The Horror. The Horror. Round 5: The Babadook

the babadook posterIt’s probably screamingly obvious that I’m into horror more for those movies that fall on the horrifically humorous end of the genre spectrum. Whether intentionally funny (Tucker and Dale vs. Evil, Zombeavers) or unintentionally so (Friday the 13th Part 3, Demons), I suppose I’m just looking for flicks that satiate a morbid sense of humor.

Occasionally, though, I delve into the darker side of horror, where we find today’s selection and darling of last year’s indie film circuit, The Babadook. While it’s a good movie, it also stands as a fine example of why I stray toward flicks where you can laugh as someone is devoured by a wood chipper: serious horror movies are also the most depressing (non-Holocaust-related) films in the world.

—And I don’t mean “depressing because innocent people are terrorized by a supernatural force intent on killing them.” Strip out all the traditionally “horror” elements from The Babadook, and you’ve still got the grindingly morose tale of a woman whose husband died on the way to the hospital the day her son was born, and that son, an obnoxious first-grader who clearly suffers from a severe personality disorder. They’re both majorly screwed up–but in ways that are drearily believable.

In that sense, the movie The Babadook most reminded me of was The Shining, in that both films are horror movies before the first supernatural element even appears. At their core, they’re about messed up, unhappy families trying to figure things out . . . and failing spectacularly.

There’s an interesting schism in the horror world between “fun” movies and “serious” ones. In the “fun” movies, where you take a date and scream together at jump scares, the victims tend to be entitled, pretty, and/or rich—people you don’t mind seeing get their comeuppance. In the “serious” ones, on the other hand, unspeakable terror is visited upon normal folks—often folks whose lives are already a struggle. Most of the “great” horror movies fall into that category: The Shining, The Exorcist, Rosemary’s Baby, and so on.

I get why we like the first kind of story, but I’ve often wondered why we enjoy the latter. What is the attraction of watching average people beset by real-world problems be subjected to further punishment in the form of the supernatural? Maybe it’s a “there but for the grace of God go I” aspect, but oftentimes the victims in “serious” horror movies have done nothing to deserve what happens to them. And perhaps that’s the perverse attraction: we’ve all experienced the cosmic randomness and unfairness of the universe, and maybe it’s nice to watch an explanation for why the world seems to have it in for us sometimes, no matter how monstrous.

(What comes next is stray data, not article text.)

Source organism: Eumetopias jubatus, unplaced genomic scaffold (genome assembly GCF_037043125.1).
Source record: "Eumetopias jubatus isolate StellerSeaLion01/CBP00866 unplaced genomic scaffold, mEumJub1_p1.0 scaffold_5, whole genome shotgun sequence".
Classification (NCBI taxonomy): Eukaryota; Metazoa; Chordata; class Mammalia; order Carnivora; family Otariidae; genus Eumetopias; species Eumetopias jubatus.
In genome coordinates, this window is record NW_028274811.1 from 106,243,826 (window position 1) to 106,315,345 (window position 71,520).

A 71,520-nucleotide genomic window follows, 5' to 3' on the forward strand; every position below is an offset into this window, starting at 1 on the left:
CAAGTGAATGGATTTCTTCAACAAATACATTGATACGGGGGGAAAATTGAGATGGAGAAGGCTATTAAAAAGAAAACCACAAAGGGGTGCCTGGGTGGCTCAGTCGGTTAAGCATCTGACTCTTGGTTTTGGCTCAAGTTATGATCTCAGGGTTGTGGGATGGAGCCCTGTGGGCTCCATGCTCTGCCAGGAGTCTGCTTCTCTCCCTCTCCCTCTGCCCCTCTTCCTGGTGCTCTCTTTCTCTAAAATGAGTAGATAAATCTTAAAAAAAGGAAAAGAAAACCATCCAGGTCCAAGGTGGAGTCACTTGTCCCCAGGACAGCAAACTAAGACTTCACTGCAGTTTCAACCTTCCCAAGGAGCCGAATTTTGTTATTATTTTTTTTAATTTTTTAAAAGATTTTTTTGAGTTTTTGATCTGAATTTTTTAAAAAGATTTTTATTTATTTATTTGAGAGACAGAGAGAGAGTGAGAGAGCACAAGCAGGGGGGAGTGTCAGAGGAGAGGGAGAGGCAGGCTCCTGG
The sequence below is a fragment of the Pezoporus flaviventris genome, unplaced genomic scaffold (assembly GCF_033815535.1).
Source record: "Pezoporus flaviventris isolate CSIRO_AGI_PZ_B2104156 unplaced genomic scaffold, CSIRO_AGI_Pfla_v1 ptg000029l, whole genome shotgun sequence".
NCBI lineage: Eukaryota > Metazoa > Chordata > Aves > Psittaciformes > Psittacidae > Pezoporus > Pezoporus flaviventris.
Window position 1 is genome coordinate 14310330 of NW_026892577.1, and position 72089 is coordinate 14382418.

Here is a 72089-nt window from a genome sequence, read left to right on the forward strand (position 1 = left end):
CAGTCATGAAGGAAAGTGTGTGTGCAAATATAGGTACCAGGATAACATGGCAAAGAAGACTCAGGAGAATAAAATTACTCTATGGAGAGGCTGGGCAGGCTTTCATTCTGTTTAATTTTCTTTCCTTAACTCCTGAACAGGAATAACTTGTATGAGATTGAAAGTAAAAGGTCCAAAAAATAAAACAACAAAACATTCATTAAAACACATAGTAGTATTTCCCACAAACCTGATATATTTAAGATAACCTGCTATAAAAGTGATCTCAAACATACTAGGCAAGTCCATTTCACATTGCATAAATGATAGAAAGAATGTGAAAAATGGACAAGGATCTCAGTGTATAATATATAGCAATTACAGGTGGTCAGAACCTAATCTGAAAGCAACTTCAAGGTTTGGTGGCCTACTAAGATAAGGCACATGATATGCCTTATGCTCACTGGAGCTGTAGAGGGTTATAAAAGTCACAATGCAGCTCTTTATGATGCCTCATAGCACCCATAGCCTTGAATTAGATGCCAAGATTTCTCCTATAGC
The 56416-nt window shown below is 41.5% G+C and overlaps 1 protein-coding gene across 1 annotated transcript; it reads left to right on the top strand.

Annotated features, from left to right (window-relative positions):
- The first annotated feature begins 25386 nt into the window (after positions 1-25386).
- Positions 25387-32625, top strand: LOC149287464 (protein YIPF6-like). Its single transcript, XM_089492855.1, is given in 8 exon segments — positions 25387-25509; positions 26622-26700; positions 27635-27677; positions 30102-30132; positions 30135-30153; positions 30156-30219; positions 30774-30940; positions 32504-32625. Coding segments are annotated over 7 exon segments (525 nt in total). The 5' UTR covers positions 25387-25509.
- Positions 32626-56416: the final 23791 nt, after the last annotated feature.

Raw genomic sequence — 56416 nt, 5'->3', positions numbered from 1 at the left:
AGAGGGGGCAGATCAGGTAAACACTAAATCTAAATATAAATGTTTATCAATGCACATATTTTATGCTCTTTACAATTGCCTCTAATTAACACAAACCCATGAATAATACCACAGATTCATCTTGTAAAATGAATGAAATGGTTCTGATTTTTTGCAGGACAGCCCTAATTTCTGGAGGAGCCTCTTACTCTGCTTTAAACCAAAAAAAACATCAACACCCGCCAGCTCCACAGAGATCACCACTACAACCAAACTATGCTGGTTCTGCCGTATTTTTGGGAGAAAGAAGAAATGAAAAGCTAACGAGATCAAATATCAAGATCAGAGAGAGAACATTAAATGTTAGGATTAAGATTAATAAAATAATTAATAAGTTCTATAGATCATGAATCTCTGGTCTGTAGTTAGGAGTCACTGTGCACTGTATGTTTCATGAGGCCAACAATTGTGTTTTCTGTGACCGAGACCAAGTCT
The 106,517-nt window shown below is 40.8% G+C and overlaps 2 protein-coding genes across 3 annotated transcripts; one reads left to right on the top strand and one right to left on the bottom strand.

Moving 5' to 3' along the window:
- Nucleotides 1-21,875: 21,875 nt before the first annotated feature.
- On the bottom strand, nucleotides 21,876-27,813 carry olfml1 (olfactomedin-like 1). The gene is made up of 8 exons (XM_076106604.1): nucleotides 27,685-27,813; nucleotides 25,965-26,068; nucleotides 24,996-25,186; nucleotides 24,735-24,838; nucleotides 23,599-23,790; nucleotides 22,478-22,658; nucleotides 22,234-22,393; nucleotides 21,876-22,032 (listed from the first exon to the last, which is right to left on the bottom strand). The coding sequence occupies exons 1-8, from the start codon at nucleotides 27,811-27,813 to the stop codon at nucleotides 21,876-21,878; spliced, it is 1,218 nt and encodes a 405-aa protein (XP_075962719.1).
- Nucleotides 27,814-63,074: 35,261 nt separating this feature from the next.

Of course, this being a horror movie, the monster is real: the eponymous Babadook, which is unleashed upon mother and son via the time-honored vessel of the otherwise innocent-looking yet intensely creepy children’s book. And the movie does present some supernaturally creepy moments. But nothing compares to the horror of daily life for mother and son. The Babadook is almost superfluous—and in fact, SPOILER, does more to bring mother and son closer in the end than any of their family, friends, or interested/disinterested authority figures. Our protagonists are in a better place by the end of the movie, mostly thanks to the horror they’ve overcome.

In that sense, maybe The Babadook isn’t as depressing as I thought? Maybe this creature exists to force families through a harrowing ordeal, thereby strengthening their bond? Hmm. I like that theory.

In the meantime, I give The Babadook full credit for maintaining a high level of tension for an hour and a half. Though that does leave me with a question: Who lets a young child star in a movie like this? Wouldn’t you be worried about your boy suffering some psychological scars after weeks of playing opposite a “mother” who goes crazy, screams at him, and at one point tries to kill him while under the monster’s influence? I’d love to hear from any parents who care to weigh in on this.

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